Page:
"The Official Healer" Marshmallow is an African plant with short roundish leaves and small pale flowers. It grows in salt marshes, in damp meadows, by the sides of ditches, by the sea and on the banks of tidal rivers. It thrives in moist, uncultivated ground. Marshmallow is found in southern and western Europe, western Asia, and the northeastern region of North America. Its fleshy, upright stems reach heights of 3 to 4 feet. The stems, which die back in the autumn, are erect and unbranched, with only a few lateral branches. The pale yellow roots are tapered, long, and thick, with a tough, yet flexible exterior. The short stemmed leaves are round, with irregularly toothed margins and 3 to 5 lobes. A soft and velvety down covers the leaves and stem. The flowers have five pale pink petals, that are in bloom during August and September and are followed by the flat, round, fruit, with seeds that ripen from August to October. The flowers are hermaphroditic (having both male and female organs) and are pollinated by bees. The generic name, Althaea, is derived from the Greek "ἄλθειν" (to cure), from its healing properties. The name of the family, Malvaceae, is derived from the Greek "μαλακός" (soft; Latin "mollis"), from the special qualities of the mallows in softening and healing.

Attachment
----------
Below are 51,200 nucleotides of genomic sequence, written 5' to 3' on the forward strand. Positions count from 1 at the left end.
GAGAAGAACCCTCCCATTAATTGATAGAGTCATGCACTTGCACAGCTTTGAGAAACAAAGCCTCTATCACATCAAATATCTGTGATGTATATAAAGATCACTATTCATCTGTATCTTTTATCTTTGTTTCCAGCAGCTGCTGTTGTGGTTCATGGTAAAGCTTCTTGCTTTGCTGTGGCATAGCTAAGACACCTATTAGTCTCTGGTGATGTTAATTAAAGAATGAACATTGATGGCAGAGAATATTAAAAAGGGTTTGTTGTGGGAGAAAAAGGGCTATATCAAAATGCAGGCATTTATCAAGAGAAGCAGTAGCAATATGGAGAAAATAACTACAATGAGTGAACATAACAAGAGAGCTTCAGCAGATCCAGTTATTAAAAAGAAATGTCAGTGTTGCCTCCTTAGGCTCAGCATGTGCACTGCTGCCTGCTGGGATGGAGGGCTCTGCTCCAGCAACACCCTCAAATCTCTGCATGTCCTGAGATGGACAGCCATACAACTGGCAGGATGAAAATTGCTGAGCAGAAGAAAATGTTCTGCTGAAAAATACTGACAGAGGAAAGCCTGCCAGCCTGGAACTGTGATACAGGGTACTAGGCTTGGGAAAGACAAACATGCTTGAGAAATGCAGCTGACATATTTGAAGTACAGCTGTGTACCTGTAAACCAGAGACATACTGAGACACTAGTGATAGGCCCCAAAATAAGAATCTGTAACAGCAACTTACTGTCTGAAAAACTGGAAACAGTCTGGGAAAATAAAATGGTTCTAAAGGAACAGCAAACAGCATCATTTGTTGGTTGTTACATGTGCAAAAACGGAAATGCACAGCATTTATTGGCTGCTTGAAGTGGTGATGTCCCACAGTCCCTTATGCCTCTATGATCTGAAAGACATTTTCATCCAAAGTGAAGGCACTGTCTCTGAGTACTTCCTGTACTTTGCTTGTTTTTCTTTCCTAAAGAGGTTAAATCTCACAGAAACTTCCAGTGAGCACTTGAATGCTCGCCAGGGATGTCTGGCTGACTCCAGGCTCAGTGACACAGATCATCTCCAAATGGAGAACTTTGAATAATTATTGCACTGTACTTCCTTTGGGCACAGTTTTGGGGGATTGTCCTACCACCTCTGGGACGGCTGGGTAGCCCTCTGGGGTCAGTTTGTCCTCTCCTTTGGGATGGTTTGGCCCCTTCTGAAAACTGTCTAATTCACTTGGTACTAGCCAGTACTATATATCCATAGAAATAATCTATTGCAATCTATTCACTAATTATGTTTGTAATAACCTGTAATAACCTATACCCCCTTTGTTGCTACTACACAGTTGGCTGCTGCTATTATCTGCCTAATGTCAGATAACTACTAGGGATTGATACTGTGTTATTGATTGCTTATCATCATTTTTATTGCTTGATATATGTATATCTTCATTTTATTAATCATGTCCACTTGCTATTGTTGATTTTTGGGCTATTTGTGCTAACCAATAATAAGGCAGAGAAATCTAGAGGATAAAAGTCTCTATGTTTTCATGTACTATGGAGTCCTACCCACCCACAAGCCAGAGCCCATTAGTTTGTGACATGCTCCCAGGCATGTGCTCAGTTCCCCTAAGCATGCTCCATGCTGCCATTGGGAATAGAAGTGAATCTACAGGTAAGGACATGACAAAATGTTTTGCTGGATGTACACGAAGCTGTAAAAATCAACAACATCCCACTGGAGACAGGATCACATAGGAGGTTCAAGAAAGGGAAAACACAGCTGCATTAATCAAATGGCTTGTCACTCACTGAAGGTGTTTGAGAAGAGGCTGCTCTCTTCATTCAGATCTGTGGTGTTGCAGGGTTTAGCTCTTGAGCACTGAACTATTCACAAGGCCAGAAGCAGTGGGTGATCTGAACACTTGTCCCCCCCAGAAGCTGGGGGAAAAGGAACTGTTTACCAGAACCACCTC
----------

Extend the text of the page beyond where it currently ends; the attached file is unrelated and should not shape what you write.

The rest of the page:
It has also been used for
reduction of high blood sugar levels in the body.
Benefits of Marshmallow for specific health conditions include the following:
Recent research shows that marshmallow increases white blood cells. Marshmallow also speeds up healing by activating the immune system, specifically by facilitating a process called phagocytosis, which removes damaged or dead cells from the body.
By helping soothe the nerve-sense system of the skin, marshmallow has anti-irritant properties and is even well-tolerated by those with allergies and hypersensitive skin. Marshmallow can be used topically on the skin to treat a number of problems: insect bites, wounds, burns, scrapes, dry/chapped skin and peeling. The roots and stem of the marshmallow plant secrete mucilage, which softens skin, lowers swelling and kills bacteria. Some evidence shows its anti-inflammatory effects are also beneficial for treating eczema and dermatitis. Polysaccharides in marshmallow roots are a type of absorbent fiber that combines with liquid to form a soft and slippery base that acts like a skin buffer, moisturizer and protective layer for ultra-sensitive skin.